Complementary Therapists > Shiatsu > Shiatsu Styles
Different Shiatsu Styles
The complementary therapy Shiatsu is known to date back to the 17th century and maybe earlier. Over this period a number of different Shiatsu styles have emerged. The origins of Shiatsu are in China. It was not formally recognised as a healing therapy in Japan until the mid-1950's, when the Japanese Ministry of Health and Welfare gave it official recognition.
Three hundred years ago Japanese doctors were required to study a systems called Anma.
Through this they learned about energy channels and pressure points. However the Japanese authorities of the time put so many restrictions on Anma therapy that a new name for the therapy emerged, hence Shiatsu.
Shiatsu has many different roots and branches. Each variation of this complementary therapy is dependent upon time, location and orientation. Different ways of practising Shiatsu can be very classical and heavily influenced by Eastern thinking, or drawing upon Western influences such as the modern sciences of psychology and physiology. It is difficult to determine that one form of Shiatsu is better than another. They are just different. Different therapists work differently and therapists will often draw from the various Shiatsu styles. What matters is that the therapy applied must be coherent and must have a fluidity to it.
Zen Shiatsu was created by Shizuto Masunaga. It uses an extended meridian system and the Kyo-Jitsu tonification principle. The Kyo-Jitsu tonification principle demands that the therapist can sense the quality of the energy in a Tsubo in order to treat it. A Tsubo rises from a meridian to the skin in a vortex pattern. Zen Shiatsu emphasises the use of the body areas rather than using the prescribed points.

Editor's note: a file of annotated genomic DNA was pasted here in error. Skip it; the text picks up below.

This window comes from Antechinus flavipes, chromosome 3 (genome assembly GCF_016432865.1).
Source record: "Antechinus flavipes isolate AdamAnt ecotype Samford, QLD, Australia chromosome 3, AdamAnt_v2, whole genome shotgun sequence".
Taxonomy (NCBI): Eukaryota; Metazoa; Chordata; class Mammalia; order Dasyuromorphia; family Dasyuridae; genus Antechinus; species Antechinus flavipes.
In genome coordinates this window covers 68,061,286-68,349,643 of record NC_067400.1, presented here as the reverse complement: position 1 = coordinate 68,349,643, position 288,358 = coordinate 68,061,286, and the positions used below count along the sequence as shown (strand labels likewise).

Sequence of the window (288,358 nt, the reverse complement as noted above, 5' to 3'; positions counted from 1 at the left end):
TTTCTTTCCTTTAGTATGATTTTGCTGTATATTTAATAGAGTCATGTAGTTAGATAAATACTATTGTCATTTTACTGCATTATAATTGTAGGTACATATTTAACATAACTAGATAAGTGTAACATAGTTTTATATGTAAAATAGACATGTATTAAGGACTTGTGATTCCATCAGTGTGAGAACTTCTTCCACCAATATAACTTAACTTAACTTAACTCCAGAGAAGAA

Five Element Shiatsu
This is a common style for trainee Shiatsu therapists to learn. It includes the classical meridian system and the five element theory.
The five elements are not considered to be material objects rather they are viewed as movements or phases of energy. The five elements are fire, earth, metal, water and wood.
It is widely held that the originators of Macrobiotic Shiatsu were George Ohsawa, Michio Kushi and Sizuko Yamamoto.
Their system uses the traditional acupuncture channels and incorporates barefoot Shiatsu. It employs the dietary concepts that emphasise natural, unprocessed food and balanced living.
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